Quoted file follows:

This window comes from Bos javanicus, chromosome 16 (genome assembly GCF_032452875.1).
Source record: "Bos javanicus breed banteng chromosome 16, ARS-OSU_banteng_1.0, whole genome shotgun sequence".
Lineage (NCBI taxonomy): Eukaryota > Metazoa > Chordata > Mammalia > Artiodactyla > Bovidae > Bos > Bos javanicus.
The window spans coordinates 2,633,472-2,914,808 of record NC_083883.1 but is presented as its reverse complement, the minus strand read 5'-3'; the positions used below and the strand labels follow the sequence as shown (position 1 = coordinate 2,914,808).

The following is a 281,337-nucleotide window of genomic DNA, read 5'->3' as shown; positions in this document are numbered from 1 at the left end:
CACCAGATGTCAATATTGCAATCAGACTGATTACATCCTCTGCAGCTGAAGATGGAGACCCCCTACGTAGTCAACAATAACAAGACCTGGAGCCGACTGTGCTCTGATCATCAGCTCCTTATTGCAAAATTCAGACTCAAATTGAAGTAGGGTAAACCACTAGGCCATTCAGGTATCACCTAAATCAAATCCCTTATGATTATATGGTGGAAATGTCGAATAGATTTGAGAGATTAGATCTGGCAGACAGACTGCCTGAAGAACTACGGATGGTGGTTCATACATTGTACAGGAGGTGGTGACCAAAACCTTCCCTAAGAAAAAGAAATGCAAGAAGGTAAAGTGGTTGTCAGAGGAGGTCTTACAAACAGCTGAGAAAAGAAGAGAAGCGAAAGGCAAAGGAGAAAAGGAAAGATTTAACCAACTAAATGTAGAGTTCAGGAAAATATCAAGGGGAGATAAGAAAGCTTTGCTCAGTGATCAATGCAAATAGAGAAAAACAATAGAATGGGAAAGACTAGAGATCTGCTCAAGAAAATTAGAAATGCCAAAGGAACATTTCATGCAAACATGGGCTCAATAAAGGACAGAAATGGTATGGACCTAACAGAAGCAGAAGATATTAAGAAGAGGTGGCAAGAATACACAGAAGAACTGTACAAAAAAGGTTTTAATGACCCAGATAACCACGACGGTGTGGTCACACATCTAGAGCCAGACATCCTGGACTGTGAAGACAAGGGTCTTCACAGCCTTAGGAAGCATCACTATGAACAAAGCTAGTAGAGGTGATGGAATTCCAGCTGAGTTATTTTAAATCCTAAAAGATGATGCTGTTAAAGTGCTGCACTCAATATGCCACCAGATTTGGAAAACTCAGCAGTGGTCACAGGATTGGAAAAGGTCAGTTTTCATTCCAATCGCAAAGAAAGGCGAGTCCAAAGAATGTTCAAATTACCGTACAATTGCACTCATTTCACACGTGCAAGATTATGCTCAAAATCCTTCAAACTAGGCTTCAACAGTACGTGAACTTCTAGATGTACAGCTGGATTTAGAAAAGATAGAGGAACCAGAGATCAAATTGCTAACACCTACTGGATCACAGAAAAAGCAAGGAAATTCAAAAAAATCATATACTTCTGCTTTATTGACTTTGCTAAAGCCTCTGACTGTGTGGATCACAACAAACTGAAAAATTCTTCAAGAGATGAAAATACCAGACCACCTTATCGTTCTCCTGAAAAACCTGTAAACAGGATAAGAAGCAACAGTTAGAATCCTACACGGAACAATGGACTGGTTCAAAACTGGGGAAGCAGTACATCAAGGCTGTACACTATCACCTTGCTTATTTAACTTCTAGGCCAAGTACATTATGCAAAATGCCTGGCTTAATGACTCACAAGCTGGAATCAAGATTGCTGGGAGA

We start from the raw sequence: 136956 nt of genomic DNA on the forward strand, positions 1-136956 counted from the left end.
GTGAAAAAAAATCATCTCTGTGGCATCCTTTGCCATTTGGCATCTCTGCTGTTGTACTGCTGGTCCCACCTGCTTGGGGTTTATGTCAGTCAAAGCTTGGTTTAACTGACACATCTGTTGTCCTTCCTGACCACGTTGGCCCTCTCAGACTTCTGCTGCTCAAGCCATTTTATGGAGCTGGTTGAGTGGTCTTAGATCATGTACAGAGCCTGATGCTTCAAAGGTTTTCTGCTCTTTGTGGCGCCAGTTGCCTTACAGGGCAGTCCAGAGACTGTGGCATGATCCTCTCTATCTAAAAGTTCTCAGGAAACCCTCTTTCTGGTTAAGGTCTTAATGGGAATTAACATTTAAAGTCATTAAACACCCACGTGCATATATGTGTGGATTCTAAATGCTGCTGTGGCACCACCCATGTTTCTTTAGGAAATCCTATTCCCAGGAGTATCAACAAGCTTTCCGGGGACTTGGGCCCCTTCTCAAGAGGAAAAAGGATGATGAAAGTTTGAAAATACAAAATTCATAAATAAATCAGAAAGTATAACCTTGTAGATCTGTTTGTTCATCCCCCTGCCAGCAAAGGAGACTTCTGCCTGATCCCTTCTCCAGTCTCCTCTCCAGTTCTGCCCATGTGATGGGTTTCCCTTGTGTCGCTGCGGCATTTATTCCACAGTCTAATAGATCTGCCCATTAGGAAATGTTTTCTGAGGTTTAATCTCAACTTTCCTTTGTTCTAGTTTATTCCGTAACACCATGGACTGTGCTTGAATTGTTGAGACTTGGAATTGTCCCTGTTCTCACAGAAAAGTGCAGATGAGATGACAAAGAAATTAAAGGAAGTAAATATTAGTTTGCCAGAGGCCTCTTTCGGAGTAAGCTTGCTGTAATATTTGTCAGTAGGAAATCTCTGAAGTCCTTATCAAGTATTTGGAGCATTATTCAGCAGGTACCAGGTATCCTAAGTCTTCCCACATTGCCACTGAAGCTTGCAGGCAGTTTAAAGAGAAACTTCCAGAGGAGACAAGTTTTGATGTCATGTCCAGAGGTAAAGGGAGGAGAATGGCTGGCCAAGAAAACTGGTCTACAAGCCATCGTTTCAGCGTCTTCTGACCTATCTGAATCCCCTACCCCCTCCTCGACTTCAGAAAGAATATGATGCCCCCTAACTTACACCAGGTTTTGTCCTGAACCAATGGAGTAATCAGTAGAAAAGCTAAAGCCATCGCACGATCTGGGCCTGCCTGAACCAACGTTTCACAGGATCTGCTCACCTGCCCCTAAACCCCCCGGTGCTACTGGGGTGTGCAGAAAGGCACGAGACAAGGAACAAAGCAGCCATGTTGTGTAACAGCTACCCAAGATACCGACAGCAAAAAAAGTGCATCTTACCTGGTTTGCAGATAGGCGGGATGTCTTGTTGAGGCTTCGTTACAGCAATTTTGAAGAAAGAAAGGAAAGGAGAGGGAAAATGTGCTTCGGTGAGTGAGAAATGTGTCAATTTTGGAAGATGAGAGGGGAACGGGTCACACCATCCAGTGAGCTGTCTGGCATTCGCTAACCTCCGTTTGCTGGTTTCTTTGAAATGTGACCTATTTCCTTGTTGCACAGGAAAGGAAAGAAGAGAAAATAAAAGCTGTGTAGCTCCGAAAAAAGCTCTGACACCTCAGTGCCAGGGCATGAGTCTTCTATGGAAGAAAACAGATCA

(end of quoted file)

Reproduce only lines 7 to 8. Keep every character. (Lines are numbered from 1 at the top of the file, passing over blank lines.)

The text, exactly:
We start from the raw sequence: 136956 nt of genomic DNA on the forward strand, positions 1-136956 counted from the left end.
GTGAAAAAAAATCATCTCTGTGGCATCCTTTGCCATTTGGCATCTCTGCTGTTGTACTGCTGGTCCCACCTGCTTGGGGTTTATGTCAGTCAAAGCTTGGTTTAACTGACACATCTGTTGTCCTTCCTGACCACGTTGGCCCTCTCAGACTTCTGCTGCTCAAGCCATTTTATGGAGCTGGTTGAGTGGTCTTAGATCATGTACAGAGCCTGATGCTTCAAAGGTTTTCTGCTCTTTGTGGCGCCAGTTGCCTTACAGGGCAGTCCAGAGACTGTGGCATGATCCTCTCTATCTAAAAGTTCTCAGGAAACCCTCTTTCTGGTTAAGGTCTTAATGGGAATTAACATTTAAAGTCATTAAACACCCACGTGCATATATGTGTGGATTCTAAATGCTGCTGTGGCACCACCCATGTTTCTTTAGGAAATCCTATTCCCAGGAGTATCAACAAGCTTTCCGGGGACTTGGGCCCCTTCTCAAGAGGAAAAAGGATGATGAAAGTTTGAAAATACAAAATTCATAAATAAATCAGAAAGTATAACCTTGTAGATCTGTTTGTTCATCCCCCTGCCAGCAAAGGAGACTTCTGCCTGATCCCTTCTCCAGTCTCCTCTCCAGTTCTGCCCATGTGATGGGTTTCCCTTGTGTCGCTGCGGCATTTATTCCACAGTCTAATAGATCTGCCCATTAGGAAATGTTTTCTGAGGTTTAATCTCAACTTTCCTTTGTTCTAGTTTATTCCGTAACACCATGGACTGTGCTTGAATTGTTGAGACTTGGAATTGTCCCTGTTCTCACAGAAAAGTGCAGATGAGATGACAAAGAAATTAAAGGAAGTAAATATTAGTTTGCCAGAGGCCTCTTTCGGAGTAAGCTTGCTGTAATATTTGTCAGTAGGAAATCTCTGAAGTCCTTATCAAGTATTTGGAGCATTATTCAGCAGGTACCAGGTATCCTAAGTCTTCCCACATTGCCACTGAAGCTTGCAGGCAGTTTAAAGAGAAACTTCCAGAGGAGACAAGTTTTGATGTCATGTCCAGAGGTAAAGGGAGGAGAATGGCTGGCCAAGAAAACTGGTCTACAAGCCATCGTTTCAGCGTCTTCTGACCTATCTGAATCCCCTACCCCCTCCTCGACTTCAGAAAGAATATGATGCCCCCTAACTTACACCAGGTTTTGTCCTGAACCAATGGAGTAATCAGTAGAAAAGCTAAAGCCATCGCACGATCTGGGCCTGCCTGAACCAACGTTTCACAGGATCTGCTCACCTGCCCCTAAACCCCCCGGTGCTACTGGGGTGTGCAGAAAGGCACGAGACAAGGAACAAAGCAGCCATGTTGTGTAACAGCTACCCAAGATACCGACAGCAAAAAAAGTGCATCTTACCTGGTTTGCAGATAGGCGGGATGTCTTGTTGAGGCTTCGTTACAGCAATTTTGAAGAAAGAAAGGAAAGGAGAGGGAAAATGTGCTTCGGTGAGTGAGAAATGTGTCAATTTTGGAAGATGAGAGGGGAACGGGTCACACCATCCAGTGAGCTGTCTGGCATTCGCTAACCTCCGTTTGCTGGTTTCTTTGAAATGTGACCTATTTCCTTGTTGCACAGGAAAGGAAAGAAGAGAAAATAAAAGCTGTGTAGCTCCGAAAAAAGCTCTGACACCTCAGTGCCAGGGCATGAGTCTTCTATGGAAGAAAACAGATCA